Spartacist South Africa No. 5
Bitter End to Defiant Public Sector Strike
The following article is reprinted from Workers Vanguard No. 895, 6 July 2007.
For four weeks, at least 700,000 teachers, hospital workers and other public service workers struck against the South African government headed by the African National Congress (ANC). A coalition of 17 unions participated in the strike. The largest of the unions are affiliated with the mainly black Congress of South African Trade Unions (COSATU), but there were also independent unions, including some that had never called strikes before, thereby uniting workers across racial lines. The strike, the largest since the end of the apartheid government in 1994, was widely popular, particularly among the country’s impoverished masses. The strikers shut down most of the schools and hospitals in the country and braved police attacks and arrests as well as a government ultimatum to return to work.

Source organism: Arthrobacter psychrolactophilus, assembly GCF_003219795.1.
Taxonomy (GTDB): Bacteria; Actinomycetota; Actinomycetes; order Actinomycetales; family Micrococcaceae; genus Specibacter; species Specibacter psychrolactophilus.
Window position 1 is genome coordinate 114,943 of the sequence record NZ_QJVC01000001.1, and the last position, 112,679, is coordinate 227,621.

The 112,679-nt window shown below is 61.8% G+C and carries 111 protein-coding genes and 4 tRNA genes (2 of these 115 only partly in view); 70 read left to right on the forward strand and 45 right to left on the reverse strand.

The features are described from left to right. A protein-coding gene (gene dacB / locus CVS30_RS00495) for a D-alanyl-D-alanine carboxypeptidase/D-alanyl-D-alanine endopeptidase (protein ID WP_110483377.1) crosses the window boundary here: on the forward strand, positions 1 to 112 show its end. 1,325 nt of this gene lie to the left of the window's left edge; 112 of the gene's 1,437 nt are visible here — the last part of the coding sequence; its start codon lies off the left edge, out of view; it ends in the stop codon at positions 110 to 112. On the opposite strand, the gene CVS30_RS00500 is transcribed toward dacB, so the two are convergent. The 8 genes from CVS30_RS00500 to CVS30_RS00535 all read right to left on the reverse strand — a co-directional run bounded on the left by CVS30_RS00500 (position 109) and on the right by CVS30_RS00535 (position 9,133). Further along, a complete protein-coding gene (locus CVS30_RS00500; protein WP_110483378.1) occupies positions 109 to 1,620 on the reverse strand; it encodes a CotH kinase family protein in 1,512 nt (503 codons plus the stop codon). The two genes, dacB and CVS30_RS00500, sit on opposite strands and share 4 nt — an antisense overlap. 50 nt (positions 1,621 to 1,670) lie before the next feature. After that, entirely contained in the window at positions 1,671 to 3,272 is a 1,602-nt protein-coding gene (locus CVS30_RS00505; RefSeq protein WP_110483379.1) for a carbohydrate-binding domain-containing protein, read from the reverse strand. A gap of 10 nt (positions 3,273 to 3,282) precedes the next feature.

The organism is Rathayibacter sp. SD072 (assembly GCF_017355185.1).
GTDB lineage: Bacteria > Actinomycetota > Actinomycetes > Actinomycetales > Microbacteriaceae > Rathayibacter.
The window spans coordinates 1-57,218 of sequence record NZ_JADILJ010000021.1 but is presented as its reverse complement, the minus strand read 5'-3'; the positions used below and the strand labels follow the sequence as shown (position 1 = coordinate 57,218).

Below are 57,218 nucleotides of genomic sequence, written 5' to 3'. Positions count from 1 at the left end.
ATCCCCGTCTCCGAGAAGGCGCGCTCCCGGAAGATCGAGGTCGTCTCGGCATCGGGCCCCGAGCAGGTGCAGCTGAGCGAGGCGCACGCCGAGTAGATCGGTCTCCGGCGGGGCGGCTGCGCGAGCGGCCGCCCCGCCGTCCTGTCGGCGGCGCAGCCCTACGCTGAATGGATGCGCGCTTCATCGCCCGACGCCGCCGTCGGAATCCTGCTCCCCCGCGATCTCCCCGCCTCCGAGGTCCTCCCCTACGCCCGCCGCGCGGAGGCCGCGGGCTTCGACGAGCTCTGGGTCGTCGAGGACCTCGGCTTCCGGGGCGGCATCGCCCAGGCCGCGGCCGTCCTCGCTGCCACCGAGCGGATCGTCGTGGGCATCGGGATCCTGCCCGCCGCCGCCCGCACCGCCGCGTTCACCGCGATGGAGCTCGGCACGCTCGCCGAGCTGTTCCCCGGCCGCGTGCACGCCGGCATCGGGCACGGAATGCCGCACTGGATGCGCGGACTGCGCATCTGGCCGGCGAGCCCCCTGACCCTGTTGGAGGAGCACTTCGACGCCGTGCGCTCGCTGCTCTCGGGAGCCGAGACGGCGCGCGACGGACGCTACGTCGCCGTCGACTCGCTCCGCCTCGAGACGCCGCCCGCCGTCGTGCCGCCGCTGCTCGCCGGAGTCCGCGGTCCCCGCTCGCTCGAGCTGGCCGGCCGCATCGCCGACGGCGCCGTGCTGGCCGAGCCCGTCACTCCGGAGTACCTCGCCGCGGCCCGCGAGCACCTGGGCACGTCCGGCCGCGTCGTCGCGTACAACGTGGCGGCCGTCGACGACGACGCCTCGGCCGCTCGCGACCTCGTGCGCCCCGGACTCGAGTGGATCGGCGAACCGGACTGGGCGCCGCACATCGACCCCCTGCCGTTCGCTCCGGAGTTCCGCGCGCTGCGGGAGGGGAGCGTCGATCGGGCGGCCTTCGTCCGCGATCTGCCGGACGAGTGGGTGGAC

Many workers are bitter at the settlement. Although the unions had originally asked for a 12 percent wage increase, the final settlement was only 7.5 percent, not much more than the rate of inflation. One analyst noted that it could take until after 2010 for teachers to recoup the money they lost during the strike. In protest, the South African Democratic Teachers Union (SADTU), while returning to work, refused to sign the agreement.